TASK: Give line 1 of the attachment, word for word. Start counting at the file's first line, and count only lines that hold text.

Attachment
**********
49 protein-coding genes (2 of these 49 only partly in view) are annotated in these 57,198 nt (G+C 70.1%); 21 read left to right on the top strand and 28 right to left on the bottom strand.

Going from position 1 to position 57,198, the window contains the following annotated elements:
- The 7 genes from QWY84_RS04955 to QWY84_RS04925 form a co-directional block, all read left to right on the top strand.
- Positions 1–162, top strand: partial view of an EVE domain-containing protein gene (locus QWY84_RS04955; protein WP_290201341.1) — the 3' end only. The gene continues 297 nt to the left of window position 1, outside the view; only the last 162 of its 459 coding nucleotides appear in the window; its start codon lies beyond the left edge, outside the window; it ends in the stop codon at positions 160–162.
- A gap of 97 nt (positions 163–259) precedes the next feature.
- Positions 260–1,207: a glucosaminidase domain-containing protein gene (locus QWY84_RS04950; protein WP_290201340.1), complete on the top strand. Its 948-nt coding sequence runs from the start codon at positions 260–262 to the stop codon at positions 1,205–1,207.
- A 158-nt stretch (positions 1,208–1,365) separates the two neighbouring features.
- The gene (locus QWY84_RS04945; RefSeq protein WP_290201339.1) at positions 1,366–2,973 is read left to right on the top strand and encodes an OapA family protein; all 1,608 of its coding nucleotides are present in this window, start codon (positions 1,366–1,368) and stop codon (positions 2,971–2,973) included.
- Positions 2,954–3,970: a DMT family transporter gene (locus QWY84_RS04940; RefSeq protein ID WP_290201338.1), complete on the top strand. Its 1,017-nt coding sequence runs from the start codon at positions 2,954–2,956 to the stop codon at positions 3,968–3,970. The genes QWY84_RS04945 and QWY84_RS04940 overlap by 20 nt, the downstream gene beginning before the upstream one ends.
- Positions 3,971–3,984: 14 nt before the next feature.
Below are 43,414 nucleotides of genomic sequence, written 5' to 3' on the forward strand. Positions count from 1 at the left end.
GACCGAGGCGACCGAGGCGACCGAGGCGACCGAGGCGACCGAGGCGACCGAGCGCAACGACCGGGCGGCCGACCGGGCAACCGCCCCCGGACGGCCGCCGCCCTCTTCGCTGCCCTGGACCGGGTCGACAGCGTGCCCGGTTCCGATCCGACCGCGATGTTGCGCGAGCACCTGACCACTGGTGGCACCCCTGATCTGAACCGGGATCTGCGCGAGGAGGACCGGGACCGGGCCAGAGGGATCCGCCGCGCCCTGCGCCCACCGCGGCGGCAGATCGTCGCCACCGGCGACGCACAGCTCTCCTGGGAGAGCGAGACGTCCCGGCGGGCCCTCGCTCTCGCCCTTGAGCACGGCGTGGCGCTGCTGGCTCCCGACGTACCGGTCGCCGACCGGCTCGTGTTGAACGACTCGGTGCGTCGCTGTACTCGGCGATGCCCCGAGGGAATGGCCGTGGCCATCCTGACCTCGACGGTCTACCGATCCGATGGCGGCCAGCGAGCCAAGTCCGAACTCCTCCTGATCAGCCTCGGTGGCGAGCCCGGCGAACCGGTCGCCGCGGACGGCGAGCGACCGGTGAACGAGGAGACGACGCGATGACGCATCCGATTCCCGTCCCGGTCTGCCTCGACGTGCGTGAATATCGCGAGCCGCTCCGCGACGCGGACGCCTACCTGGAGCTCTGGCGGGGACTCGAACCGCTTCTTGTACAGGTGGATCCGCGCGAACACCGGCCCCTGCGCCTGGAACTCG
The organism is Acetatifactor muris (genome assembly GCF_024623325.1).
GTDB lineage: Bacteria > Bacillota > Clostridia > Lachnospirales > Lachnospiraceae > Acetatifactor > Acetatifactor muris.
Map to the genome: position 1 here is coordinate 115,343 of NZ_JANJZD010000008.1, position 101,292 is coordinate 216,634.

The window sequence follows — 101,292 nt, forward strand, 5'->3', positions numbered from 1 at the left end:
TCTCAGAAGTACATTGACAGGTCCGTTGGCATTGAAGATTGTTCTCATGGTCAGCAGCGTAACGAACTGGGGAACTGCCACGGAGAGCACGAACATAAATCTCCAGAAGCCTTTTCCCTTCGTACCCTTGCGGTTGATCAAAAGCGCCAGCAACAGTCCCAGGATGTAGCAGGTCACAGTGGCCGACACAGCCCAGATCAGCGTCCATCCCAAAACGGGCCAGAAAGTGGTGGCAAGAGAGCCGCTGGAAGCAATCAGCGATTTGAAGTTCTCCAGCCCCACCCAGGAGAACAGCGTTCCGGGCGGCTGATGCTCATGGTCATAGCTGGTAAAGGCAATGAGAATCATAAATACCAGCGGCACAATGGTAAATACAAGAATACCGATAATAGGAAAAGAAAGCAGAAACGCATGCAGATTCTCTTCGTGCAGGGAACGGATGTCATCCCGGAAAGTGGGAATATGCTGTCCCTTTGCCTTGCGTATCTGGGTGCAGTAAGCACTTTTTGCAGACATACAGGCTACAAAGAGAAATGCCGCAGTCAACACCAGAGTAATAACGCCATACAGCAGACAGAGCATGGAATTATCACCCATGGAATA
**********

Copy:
49 protein-coding genes (2 of these 49 only partly in view) are annotated in these 57,198 nt (G+C 70.1%); 21 read left to right on the top strand and 28 right to left on the bottom strand.